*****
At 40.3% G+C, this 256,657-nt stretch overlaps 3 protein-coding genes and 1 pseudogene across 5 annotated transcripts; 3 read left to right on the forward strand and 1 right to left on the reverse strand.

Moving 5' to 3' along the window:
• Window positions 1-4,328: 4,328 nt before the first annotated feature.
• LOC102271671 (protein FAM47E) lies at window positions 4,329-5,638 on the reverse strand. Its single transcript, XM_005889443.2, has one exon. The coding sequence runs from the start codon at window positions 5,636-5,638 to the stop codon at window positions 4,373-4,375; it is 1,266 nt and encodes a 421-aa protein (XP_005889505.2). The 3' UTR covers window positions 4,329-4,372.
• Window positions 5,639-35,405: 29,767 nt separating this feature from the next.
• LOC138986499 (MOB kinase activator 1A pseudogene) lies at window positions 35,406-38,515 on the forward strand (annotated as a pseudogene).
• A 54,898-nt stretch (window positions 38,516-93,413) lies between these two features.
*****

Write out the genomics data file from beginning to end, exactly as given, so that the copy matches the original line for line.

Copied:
At 40.3% G+C, this 256,657-nt stretch overlaps 3 protein-coding genes and 1 pseudogene across 5 annotated transcripts; 3 read left to right on the forward strand and 1 right to left on the reverse strand.

Moving 5' to 3' along the window:
• Window positions 1-4,328: 4,328 nt before the first annotated feature.
• LOC102271671 (protein FAM47E) lies at window positions 4,329-5,638 on the reverse strand. Its single transcript, XM_005889443.2, has one exon. The coding sequence runs from the start codon at window positions 5,636-5,638 to the stop codon at window positions 4,373-4,375; it is 1,266 nt and encodes a 421-aa protein (XP_005889505.2). The 3' UTR covers window positions 4,329-4,372.
• Window positions 5,639-35,405: 29,767 nt separating this feature from the next.
• LOC138986499 (MOB kinase activator 1A pseudogene) lies at window positions 35,406-38,515 on the forward strand (annotated as a pseudogene).
• A 54,898-nt stretch (window positions 38,516-93,413) lies between these two features.